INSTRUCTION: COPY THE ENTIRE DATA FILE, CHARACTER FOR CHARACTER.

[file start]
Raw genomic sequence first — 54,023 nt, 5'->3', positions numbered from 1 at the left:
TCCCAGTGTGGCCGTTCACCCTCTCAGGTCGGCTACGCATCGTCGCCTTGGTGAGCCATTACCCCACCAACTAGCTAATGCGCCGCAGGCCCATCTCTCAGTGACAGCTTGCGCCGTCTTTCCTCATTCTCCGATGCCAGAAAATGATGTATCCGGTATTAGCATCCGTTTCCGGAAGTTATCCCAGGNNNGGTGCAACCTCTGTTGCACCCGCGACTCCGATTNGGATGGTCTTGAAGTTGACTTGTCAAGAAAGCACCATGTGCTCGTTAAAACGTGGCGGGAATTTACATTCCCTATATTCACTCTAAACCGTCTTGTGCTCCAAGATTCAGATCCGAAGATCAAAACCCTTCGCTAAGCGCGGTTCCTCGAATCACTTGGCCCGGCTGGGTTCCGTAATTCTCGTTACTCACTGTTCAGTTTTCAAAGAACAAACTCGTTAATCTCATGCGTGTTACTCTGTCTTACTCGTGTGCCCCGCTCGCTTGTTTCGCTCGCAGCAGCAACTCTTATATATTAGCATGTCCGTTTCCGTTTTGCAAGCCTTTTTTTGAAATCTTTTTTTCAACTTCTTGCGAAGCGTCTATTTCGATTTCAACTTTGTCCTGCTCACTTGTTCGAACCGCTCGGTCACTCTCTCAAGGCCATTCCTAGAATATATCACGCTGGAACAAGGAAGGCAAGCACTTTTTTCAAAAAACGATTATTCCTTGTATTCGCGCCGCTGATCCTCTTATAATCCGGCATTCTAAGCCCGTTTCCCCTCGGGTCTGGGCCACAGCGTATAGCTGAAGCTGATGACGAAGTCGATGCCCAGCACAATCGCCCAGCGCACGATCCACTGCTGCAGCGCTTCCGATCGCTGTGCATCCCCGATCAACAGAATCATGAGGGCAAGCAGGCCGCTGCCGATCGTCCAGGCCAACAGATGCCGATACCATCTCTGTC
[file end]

Raw genomic sequence first — 54,023 nt, 5'->3', positions numbered from 1 at the left:
TCCCAGTGTGGCCGTTCACCCTCTCAGGTCGGCTACGCATCGTCGCCTTGGTGAGCCATTACCCCACCAACTAGCTAATGCGCCGCAGGCCCATCTCTCAGTGACAGCTTGCGCCGTCTTTCCTCATTCTCCGATGCCAGAAAATGATGTATCCGGTATTAGCATCCGTTTCCGGAAGTTATCCCAGGNNNGGTGCAACCTCTGTTGCACCCGCGACTCCGATTNGGATGGTCTTGAAGTTGACTTGTCAAGAAAGCACCATGTGCTCGTTAAAACGTGGCGGGAATTTACATTCCCTATATTCACTCTAAACCGTCTTGTGCTCCAAGATTCAGATCCGAAGATCAAAACCCTTCGCTAAGCGCGGTTCCTCGAATCACTTGGCCCGGCTGGGTTCCGTAATTCTCGTTACTCACTGTTCAGTTTTCAAAGAACAAACTCGTTAATCTCATGCGTGTTACTCTGTCTTACTCGTGTGCCCCGCTCGCTTGTTTCGCTCGCAGCAGCAACTCTTATATATTAGCATGTCCGTTTCCGTTTTGCAAGCCTTTTTTTGAAATCTTTTTTTCAACTTCTTGCGAAGCGTCTATTTCGATTTCAACTTTGTCCTGCTCACTTGTTCGAACCGCTCGGTCACTCTCTCAAGGCCATTCCTAGAATATATCACGCTGGAACAAGGAAGGCAAGCACTTTTTTCAAAAAACGATTATTCCTTGTATTCGCGCCGCTGATCCTCTTATAATCCGGCATTCTAAGCCCGTTTCCCCTCGGGTCTGGGCCACAGCGTATAGCTGAAGCTGATGACGAAGTCGATGCCCAGCACAATCGCCCAGCGCACGATCCACTGCTGCAGCGCTTCCGATCGCTGTGCATCCCCGATCAACAGAATCATGAGGGCAAGCAGGCCGCTGCCGATCGTCCAGGCCAACAGATGCCGATACCATCTCTGTC